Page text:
How To Simulate Raw Drivers and M Series subwoofer kits

This is a question that shows up all the time, so here is the why and the how.

LDLC drivers are designed to work at Max Long Term Output levels with bursts mixed in. Since CEA testing does not allow the coil to heat up enough to mimic real world content (music & movies), the closest relation to real content is Max Long Term Output.

You can look at it this way, CEA is the most ideal conditions for the drivers internal motor function, Max Long Term is the reflection of the drivers ability in the most non-ideal conditions. Where LDLC drivers are designed to work is in a blend of the two with a bias towards Max Long Term. 

In terms of content playback: CEA - optimistic numbers, Max Long Term - conservative numbers

Now for the "why" question. When a coil in a linear motor (sinus wave) is fed wattage (volts x amps) the resistance (Re in Ohms) impedes the flow of electricity. This creates heat. When heat is introduced into a magnetic field, the strength, shape, and overall ability of that field changes. This means that a driver at "running temperature" will not measure (TS params, Klippel, or CEA) the same as a cold driver, because the cold driver has it's full BL compliment. 

So what does this have to do with driver simulations? The answer is everything. 

You see, we guarantee Xmax performance from a simulation in real world content if your amp and box accurately represents your simulation. Remember, that is a sim, no physics accounted for because the software can not determine coil temps, and yet we are able to guarantee it's performance from simulation (void of physics) to Xmax in real world content (all of the physics included). To my knowledge, we are the only speaker driver company on the planet that offers this guarantee.

How to sim drivers and M Series products: The Range Method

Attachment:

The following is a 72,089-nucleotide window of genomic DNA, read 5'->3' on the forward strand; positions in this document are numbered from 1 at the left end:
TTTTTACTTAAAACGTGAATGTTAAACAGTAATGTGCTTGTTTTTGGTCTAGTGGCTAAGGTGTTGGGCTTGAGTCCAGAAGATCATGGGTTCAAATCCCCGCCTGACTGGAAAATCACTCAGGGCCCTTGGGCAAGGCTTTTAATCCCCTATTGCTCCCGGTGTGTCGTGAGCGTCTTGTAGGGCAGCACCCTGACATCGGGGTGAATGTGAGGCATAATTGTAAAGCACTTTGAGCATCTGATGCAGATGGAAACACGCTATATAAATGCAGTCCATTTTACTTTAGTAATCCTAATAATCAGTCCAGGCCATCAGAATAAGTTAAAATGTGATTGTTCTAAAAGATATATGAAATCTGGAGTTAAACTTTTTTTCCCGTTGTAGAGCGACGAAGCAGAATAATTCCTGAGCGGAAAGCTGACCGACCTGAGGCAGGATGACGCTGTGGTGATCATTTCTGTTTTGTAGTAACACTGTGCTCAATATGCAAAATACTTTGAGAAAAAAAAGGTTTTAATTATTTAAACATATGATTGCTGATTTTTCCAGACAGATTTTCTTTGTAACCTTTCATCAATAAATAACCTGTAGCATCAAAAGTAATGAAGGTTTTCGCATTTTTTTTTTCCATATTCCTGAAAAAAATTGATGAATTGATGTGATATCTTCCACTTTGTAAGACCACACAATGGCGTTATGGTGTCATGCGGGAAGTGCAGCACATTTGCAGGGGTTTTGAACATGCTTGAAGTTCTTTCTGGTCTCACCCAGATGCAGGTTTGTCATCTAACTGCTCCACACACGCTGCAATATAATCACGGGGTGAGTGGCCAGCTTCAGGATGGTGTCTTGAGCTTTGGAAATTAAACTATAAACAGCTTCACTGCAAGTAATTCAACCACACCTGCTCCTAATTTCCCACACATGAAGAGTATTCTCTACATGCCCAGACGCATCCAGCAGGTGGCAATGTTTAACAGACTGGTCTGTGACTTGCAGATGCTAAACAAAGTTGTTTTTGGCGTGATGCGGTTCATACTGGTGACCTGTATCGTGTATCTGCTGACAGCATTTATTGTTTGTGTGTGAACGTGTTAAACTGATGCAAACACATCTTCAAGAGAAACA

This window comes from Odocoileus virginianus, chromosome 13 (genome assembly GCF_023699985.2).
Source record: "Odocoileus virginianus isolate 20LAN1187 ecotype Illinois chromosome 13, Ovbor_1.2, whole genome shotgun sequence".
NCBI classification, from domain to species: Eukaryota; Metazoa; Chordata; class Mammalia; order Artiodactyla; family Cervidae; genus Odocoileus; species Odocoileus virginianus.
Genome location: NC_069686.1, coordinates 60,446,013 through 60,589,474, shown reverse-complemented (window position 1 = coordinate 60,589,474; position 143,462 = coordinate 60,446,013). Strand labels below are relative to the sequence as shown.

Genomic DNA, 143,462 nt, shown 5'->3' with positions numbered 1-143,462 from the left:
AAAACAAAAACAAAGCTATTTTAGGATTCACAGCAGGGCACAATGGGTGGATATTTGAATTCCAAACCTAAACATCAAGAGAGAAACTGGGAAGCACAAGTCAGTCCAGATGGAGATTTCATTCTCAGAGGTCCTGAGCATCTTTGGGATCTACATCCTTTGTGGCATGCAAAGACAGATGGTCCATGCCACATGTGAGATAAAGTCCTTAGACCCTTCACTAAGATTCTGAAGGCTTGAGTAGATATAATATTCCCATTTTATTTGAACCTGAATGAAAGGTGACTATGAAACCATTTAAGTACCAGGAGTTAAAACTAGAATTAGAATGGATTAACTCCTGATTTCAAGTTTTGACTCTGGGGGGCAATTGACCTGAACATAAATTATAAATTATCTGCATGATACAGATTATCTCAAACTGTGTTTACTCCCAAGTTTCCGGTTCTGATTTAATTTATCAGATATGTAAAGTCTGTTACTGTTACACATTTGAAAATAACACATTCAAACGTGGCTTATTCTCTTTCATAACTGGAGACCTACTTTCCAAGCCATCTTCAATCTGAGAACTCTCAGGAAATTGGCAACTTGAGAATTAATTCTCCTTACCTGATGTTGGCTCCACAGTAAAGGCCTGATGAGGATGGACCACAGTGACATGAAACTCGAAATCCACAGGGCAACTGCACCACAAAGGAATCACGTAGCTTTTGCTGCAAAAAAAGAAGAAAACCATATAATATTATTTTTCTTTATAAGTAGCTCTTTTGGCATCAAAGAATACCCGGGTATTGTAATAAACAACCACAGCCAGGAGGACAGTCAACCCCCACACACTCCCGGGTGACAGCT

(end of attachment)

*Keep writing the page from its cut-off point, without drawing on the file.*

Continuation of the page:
Now that you have an understanding of what the guarantee actually means for you as an end user, you can sim the driver and get results that you can count on. 

Xmax is guaranteed to perform below audible limits of distortion and compression and the real world output will be true to the simulation if your amp and enclosure are true to the simulation. This is your baseline and everything below Xmax it is good to go.
Xmech minus 2-3 mm is where we target our end of the line.

Sim the unit on its intended power range from RMS to Peak power and use Xmax and Xmech minus 2-3mm to develop your range from Xmax (guaranteed) up to Xmech minus 2-3 mm (potential).
If you can get your hands on more real/proven numbers for your amp, use those.
To get a sampling of what the driver can do on lower power, sim at all kinds of power levels using the Range Method, and you will see its capability across that mechanical range on your chosen power.


If you simulate and think "wow, that doesn't seem that much better". Remember Xmax is guaranteed performance in long term output conditions (the closest relative to real world content). When CEA is referenced instead of long term output, the coil does not get hot enough to reproduce the effects heat has on output, namely distortion and compression by affecting the magnetic field of the motor through its stroke. This change in the motor can be heard as a "weight" or a "thickness" to the sound. CEA numbers can be as much as 3-9 dB higher than what the driver can reproduce in real world content. Bear this in mind.

We design our drivers to run hot on real content which is a closer relative to Max Long Term Output than CEA burst. As CEA burst doesn't allow the coil to get hot enough to produce the ill effects of running content, we find that the LDLC model is better served by "laying the boots" to our drivers by referencing long term output. You can look at it this way; CEA is an optimistic measure, max long term output is slightly conservative, cautious. We err on the side of caution.
Why we don't use other excursion/cone travel measures is because we substitute the travel measure for an actual guarantee of LDLC performance up to the limit of Xmax on real content, while Xmax is a universally understood measure. This guarantee plus the range simulation method will show you exactly what you can expect at Xmax and what you can possibly achieve at just below Xmech given the enclosure and amp are representative of the simulation.